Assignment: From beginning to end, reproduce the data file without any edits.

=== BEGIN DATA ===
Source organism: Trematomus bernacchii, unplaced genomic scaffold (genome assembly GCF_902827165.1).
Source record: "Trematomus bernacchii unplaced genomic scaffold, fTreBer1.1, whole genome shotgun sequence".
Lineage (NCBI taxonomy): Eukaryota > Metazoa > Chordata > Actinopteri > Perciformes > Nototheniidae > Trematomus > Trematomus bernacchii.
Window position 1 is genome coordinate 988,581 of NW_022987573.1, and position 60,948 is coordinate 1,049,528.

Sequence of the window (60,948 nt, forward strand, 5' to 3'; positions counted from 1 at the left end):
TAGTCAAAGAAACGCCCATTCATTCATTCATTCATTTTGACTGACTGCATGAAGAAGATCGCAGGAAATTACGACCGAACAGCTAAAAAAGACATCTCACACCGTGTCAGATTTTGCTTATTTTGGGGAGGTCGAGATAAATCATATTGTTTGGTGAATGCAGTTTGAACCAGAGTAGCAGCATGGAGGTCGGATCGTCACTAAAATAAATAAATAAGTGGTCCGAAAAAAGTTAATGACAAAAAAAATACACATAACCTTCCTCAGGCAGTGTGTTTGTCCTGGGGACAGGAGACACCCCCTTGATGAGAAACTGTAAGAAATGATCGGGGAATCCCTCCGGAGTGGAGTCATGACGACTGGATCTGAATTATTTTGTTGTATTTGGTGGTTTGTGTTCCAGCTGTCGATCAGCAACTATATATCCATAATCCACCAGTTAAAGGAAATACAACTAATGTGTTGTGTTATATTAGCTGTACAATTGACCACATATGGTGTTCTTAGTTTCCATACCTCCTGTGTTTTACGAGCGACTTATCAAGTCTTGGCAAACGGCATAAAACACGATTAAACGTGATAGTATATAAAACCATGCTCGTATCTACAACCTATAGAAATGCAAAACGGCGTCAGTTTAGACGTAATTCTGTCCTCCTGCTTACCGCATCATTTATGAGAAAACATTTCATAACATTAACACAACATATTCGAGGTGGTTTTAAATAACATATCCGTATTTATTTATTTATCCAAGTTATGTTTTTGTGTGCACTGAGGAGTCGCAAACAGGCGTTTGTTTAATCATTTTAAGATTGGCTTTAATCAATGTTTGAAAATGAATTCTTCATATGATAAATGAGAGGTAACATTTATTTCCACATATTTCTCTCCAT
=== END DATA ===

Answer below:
Source organism: Trematomus bernacchii, unplaced genomic scaffold (genome assembly GCF_902827165.1).
Source record: "Trematomus bernacchii unplaced genomic scaffold, fTreBer1.1, whole genome shotgun sequence".
Lineage (NCBI taxonomy): Eukaryota > Metazoa > Chordata > Actinopteri > Perciformes > Nototheniidae > Trematomus > Trematomus bernacchii.
Window position 1 is genome coordinate 988,581 of NW_022987573.1, and position 60,948 is coordinate 1,049,528.

Sequence of the window (60,948 nt, forward strand, 5' to 3'; positions counted from 1 at the left end):
TAGTCAAAGAAACGCCCATTCATTCATTCATTCATTTTGACTGACTGCATGAAGAAGATCGCAGGAAATTACGACCGAACAGCTAAAAAAGACATCTCACACCGTGTCAGATTTTGCTTATTTTGGGGAGGTCGAGATAAATCATATTGTTTGGTGAATGCAGTTTGAACCAGAGTAGCAGCATGGAGGTCGGATCGTCACTAAAATAAATAAATAAGTGGTCCGAAAAAAGTTAATGACAAAAAAAATACACATAACCTTCCTCAGGCAGTGTGTTTGTCCTGGGGACAGGAGACACCCCCTTGATGAGAAACTGTAAGAAATGATCGGGGAATCCCTCCGGAGTGGAGTCATGACGACTGGATCTGAATTATTTTGTTGTATTTGGTGGTTTGTGTTCCAGCTGTCGATCAGCAACTATATATCCATAATCCACCAGTTAAAGGAAATACAACTAATGTGTTGTGTTATATTAGCTGTACAATTGACCACATATGGTGTTCTTAGTTTCCATACCTCCTGTGTTTTACGAGCGACTTATCAAGTCTTGGCAAACGGCATAAAACACGATTAAACGTGATAGTATATAAAACCATGCTCGTATCTACAACCTATAGAAATGCAAAACGGCGTCAGTTTAGACGTAATTCTGTCCTCCTGCTTACCGCATCATTTATGAGAAAACATTTCATAACATTAACACAACATATTCGAGGTGGTTTTAAATAACATATCCGTATTTATTTATTTATCCAAGTTATGTTTTTGTGTGCACTGAGGAGTCGCAAACAGGCGTTTGTTTAATCATTTTAAGATTGGCTTTAATCAATGTTTGAAAATGAATTCTTCATATGATAAATGAGAGGTAACATTTATTTCCACATATTTCTCTCCAT